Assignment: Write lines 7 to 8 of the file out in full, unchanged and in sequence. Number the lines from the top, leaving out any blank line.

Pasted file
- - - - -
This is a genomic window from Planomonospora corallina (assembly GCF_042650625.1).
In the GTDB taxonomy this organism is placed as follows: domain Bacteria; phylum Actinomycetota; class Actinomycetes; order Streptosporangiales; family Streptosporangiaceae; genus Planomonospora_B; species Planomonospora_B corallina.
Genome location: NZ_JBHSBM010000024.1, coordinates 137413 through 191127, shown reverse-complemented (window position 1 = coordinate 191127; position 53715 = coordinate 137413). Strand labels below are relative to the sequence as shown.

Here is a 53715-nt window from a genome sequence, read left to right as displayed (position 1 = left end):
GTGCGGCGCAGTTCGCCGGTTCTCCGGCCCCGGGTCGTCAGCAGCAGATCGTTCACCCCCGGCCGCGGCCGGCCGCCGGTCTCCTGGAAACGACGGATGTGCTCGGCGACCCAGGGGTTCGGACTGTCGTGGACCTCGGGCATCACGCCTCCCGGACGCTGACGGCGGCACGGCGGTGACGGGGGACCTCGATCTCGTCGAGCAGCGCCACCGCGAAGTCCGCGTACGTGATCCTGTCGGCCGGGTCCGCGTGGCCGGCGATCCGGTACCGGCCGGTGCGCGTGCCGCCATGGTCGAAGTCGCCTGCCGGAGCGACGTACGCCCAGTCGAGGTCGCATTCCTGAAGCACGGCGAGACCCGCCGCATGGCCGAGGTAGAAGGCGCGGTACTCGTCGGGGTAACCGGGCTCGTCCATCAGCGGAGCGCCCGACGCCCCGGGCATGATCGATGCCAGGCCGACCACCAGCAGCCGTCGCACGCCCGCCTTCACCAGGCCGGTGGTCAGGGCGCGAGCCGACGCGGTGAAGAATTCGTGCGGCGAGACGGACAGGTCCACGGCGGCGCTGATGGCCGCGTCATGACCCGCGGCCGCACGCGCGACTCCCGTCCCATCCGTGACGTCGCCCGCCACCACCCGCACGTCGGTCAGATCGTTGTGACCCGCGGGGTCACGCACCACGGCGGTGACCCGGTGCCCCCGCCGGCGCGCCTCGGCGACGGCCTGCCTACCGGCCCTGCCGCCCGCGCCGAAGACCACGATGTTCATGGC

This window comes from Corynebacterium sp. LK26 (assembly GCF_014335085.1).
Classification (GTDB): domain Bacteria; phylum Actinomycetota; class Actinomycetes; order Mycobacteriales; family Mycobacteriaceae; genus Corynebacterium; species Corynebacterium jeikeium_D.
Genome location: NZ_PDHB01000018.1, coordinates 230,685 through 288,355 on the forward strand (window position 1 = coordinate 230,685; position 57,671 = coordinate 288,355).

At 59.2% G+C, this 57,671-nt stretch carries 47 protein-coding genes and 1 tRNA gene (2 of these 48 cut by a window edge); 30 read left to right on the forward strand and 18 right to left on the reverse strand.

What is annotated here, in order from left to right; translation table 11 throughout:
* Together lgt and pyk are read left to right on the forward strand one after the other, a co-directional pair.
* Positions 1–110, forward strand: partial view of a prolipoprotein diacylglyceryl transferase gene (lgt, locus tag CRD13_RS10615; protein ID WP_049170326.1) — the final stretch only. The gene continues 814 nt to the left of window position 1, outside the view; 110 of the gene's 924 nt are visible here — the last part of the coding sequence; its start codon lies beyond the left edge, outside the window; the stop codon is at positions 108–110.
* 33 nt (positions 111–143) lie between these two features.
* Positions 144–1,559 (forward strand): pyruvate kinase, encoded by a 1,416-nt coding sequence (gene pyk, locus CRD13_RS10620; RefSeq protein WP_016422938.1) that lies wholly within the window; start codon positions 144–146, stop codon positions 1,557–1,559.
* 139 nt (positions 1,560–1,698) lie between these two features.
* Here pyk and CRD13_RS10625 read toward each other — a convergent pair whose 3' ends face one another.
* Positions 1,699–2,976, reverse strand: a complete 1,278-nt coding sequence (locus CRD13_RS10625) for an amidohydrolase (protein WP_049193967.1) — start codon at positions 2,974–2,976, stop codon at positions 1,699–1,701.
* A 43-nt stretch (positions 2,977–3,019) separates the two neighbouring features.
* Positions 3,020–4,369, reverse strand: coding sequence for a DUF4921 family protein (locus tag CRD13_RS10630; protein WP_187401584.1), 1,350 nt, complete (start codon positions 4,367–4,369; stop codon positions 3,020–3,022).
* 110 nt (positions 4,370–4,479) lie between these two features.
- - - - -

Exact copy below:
Classification (GTDB): domain Bacteria; phylum Actinomycetota; class Actinomycetes; order Mycobacteriales; family Mycobacteriaceae; genus Corynebacterium; species Corynebacterium jeikeium_D.
Genome location: NZ_PDHB01000018.1, coordinates 230,685 through 288,355 on the forward strand (window position 1 = coordinate 230,685; position 57,671 = coordinate 288,355).